Burn hot, Henry, indeed. It's equally forbidding to confront the "horrifying catastrophe" that was the man, the malignant machine that facilitated his rise to power, and the fact he was left free to shape history and the war-torn, post-truth, self-serving world we now inhabit. There was never a trip to the Hague for Wonder Warthog, but his awfulness didn't go unnoticed. One story has the venerable Gore Vidal coming upon Kissinger at the Vatican "gazing thoughtfully” at the Hell section of Michelangelo’s Last Judgment. “Look,” said Vidal to a friend, "he’s apartment hunting." The late great chef Anthony Bourdain was likewise not a fan. "Once you’ve been to Cambodia, you’ll never stop wanting to beat Henry Kissinger to death with your bare hands," he wrote in a 2001 memoir about "that treacherous, prevaricating, murderous scumbag." When he turned 100 last May and dreadful think pieces pondered "What He Can Tell Us About the World," The Nation noted he was "still at large (but) he should have gone down the rest of them. "Still a war criminal," reported David Corn. "As he blows out all those candles, let's call the roll" - Cambodia, Chile, Iran et al. "The Cubans say there is no evil that lasts 100 years," Grandin wrote. "Kissinger is making a run to prove them wrong."


With his death, many people, bitter to droll, chimed in. They suggested humans should have a shorter shelf life, he should've died "with a rope around his war criminal neck," his body should be airdropped on Cambodia "for them to defile it as they please, he belongs to the ash-heap. Many lamented they don't believe in hell but hope his apartment in the World to Come is a tiny, dark, 4th floor walk-up for groceries. They said, "Let he who has not carpet-bombed Cambodia throw the first stone," he "put Cambodia on the map and almost took it off," "Collateral damage tested much better with audiences than 'innocent victims.'" They cited Monty Python's song - 'Henry Kissinger/how I'm missing yer" - comparing him to a German parakeet and positing, like the parrot, he's "just resting" or "pining for the fjords." There were questions: Is Cheney the most evil living American now? Who gets the peace prize - Santos, Putin, Miller? Is there room for him in Hell with all the other fascist creeps? Did he have more blood on his hands than any other homicidal sociopath? When he signed a check, did he use a pen or the severed limb of a dead brown child? They said rest in piss, rest in perfidy, and in a lousy year, "It's a glorious day." And the person who runs a "Did-Kissinger-Die-Yet" account answered, finally, "YES."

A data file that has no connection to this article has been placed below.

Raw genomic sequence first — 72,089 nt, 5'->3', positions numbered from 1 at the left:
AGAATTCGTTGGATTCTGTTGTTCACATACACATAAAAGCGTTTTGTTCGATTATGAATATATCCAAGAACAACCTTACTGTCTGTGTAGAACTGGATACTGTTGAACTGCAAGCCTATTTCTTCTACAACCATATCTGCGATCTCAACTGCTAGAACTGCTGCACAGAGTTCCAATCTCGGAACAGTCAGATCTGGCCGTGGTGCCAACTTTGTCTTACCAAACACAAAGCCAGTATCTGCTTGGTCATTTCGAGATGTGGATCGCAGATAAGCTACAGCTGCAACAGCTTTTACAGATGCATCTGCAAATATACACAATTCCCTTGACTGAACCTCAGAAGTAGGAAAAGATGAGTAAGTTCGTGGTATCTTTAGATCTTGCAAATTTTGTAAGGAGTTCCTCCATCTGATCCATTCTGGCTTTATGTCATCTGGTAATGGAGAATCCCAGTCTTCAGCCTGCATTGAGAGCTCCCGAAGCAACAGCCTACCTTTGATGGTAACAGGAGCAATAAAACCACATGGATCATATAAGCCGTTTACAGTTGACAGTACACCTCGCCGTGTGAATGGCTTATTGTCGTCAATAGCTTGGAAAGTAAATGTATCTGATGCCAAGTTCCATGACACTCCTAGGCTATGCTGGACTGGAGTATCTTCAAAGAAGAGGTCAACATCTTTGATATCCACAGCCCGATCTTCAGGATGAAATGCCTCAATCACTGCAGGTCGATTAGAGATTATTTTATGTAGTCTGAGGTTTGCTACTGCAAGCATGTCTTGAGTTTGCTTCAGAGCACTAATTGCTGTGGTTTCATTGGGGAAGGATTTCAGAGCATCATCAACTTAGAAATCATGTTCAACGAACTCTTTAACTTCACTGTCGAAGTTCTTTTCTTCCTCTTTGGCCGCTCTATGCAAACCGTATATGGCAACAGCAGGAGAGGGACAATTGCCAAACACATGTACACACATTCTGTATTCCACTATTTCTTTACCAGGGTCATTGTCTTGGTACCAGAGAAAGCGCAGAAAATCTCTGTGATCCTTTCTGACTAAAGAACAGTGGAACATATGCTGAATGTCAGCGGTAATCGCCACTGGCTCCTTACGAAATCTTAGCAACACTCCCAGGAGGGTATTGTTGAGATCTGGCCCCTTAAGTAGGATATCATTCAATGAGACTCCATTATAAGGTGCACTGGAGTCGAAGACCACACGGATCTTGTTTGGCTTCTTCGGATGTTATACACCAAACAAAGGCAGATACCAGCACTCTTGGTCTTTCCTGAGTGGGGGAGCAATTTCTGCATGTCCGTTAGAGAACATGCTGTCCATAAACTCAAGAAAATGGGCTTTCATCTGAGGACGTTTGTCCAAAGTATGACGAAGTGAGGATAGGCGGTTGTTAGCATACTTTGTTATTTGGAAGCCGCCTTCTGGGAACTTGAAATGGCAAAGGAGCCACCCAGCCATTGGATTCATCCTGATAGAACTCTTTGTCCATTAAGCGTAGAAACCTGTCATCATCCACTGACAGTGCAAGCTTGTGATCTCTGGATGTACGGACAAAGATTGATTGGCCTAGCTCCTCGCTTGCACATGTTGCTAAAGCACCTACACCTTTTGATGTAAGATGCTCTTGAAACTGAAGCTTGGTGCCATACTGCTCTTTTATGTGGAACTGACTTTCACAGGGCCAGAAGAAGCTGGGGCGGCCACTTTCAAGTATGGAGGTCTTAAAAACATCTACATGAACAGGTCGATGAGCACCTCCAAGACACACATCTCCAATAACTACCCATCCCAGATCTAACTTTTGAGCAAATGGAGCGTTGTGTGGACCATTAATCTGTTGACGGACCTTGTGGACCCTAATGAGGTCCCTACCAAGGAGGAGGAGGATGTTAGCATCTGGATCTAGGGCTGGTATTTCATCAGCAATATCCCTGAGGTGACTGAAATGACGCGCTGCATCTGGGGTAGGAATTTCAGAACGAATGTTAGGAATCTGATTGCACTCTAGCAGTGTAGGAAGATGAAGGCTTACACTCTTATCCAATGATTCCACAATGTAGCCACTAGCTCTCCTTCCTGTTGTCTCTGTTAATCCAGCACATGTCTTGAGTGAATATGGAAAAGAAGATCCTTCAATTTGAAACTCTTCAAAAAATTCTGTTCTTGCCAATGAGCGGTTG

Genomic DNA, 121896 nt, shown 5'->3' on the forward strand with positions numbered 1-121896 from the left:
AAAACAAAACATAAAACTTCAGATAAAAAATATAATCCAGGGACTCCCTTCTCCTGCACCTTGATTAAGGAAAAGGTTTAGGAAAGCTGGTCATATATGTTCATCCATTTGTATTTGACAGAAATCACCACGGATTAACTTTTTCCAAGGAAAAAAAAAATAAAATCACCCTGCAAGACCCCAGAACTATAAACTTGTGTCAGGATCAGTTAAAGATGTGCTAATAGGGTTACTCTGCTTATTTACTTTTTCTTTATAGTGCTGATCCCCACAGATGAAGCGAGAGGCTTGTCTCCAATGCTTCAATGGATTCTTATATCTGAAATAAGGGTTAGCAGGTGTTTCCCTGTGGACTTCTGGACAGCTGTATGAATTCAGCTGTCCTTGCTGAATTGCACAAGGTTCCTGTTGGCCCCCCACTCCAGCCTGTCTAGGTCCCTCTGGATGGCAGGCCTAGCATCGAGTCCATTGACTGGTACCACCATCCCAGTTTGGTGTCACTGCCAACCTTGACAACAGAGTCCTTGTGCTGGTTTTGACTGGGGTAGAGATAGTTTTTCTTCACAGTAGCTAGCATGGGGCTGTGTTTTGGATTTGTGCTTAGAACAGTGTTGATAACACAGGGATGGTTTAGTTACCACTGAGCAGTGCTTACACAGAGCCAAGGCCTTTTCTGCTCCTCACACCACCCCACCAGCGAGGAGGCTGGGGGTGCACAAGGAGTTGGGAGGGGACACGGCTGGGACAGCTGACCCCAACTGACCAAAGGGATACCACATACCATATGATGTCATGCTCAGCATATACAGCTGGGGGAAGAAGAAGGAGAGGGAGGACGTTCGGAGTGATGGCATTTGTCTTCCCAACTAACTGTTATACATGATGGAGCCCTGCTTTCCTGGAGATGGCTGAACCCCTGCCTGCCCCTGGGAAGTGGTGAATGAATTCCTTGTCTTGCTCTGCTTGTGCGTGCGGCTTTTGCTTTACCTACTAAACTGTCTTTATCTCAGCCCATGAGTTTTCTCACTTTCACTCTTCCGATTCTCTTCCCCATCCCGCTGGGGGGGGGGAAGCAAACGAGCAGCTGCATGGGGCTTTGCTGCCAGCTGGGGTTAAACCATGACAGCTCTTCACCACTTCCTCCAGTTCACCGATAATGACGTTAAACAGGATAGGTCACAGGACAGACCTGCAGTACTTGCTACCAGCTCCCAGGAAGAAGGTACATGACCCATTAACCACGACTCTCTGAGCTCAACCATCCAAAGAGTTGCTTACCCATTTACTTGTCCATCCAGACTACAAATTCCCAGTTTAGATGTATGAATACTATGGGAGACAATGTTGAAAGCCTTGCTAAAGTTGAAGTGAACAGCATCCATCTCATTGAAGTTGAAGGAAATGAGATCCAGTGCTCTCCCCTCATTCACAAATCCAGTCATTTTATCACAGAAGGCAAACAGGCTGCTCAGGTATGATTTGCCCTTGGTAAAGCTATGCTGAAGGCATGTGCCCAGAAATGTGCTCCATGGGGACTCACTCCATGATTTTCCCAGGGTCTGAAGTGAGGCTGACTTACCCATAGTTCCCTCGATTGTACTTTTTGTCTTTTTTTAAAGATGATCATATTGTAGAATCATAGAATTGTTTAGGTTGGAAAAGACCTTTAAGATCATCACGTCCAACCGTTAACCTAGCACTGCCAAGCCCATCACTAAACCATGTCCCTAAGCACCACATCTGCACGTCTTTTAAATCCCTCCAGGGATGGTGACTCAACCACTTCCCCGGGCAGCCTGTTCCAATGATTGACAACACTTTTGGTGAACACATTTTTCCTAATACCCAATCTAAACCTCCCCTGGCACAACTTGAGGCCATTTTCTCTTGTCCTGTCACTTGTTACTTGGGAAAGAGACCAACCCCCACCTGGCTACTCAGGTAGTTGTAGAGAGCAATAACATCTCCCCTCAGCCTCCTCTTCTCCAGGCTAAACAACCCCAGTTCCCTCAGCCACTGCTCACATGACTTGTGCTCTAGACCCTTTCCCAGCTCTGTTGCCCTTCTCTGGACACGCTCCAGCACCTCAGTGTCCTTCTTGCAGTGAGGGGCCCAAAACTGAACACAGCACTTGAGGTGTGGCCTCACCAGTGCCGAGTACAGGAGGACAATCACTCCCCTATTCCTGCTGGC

Not a moment too soon, "the world awoke a little less poisoned," wrote Charles Pierce, who quoted the Revelation of St. John: "And when he had opened the fourth seal, I heard (the) beast say, 'Come and see. And I looked, and behold a pale horse: and his name that sat on him was Death, and Hell followed with him." "Kissinger lived for over half a century in the world he had made. He was its hubris," wrote Spencer Ackerman in a fine, detailed piece on a "War Criminal Beloved by America’s Ruling Class," a headline he'd earlier prepped; it's also tagged, "Good Riddance." "The infamy of Nixon's foreign-policy architect sits, eternally, beside that of history's worst mass murderers. A deeper shame attaches to the country that celebrates him." Still, "no infamy will find Kissinger." Over 50 years, the millions of deaths didn't make a dent. He got rich, voiced no regrets, mocked his war criminal label, was extolled by the likes of Hillary Clinton as "a friend" whose counsel she sought in the name of a neoliberalism birthed in "Pinochet's torture chambers...a baby delivered bloody and screaming by Henry Kissinger" as U.S leaders today routinely bomb countries we're not at war with. The goal of Cold War statecraft: To maximize America's freedom to "inflict (its) will on the world, measured in impunity... The organizing principle of American exceptionalism: America acts; it is not acted upon." And it still is.


"He who lives only to benefit himself confers on the world a benefit when he dies." - the early Christian theologian Tertullian, (160-240 A.D) of Carthage, thought to have produce the first extensive body of Latin Christian literature.



Pinochet's terrifying Chile, with the help of the U.S.

Abby Zimet has written CD's Further column since 2008. A longtime, award-winning journalist, she moved to the Maine woods in the early 70s, where she spent a dozen years building a house, hauling water and writing before moving to Portland. Having come of political age during the Vietnam War, she has long been involved in women's, labor, anti-war, social justice and refugee rights issues. Email: azimet18@gmail.com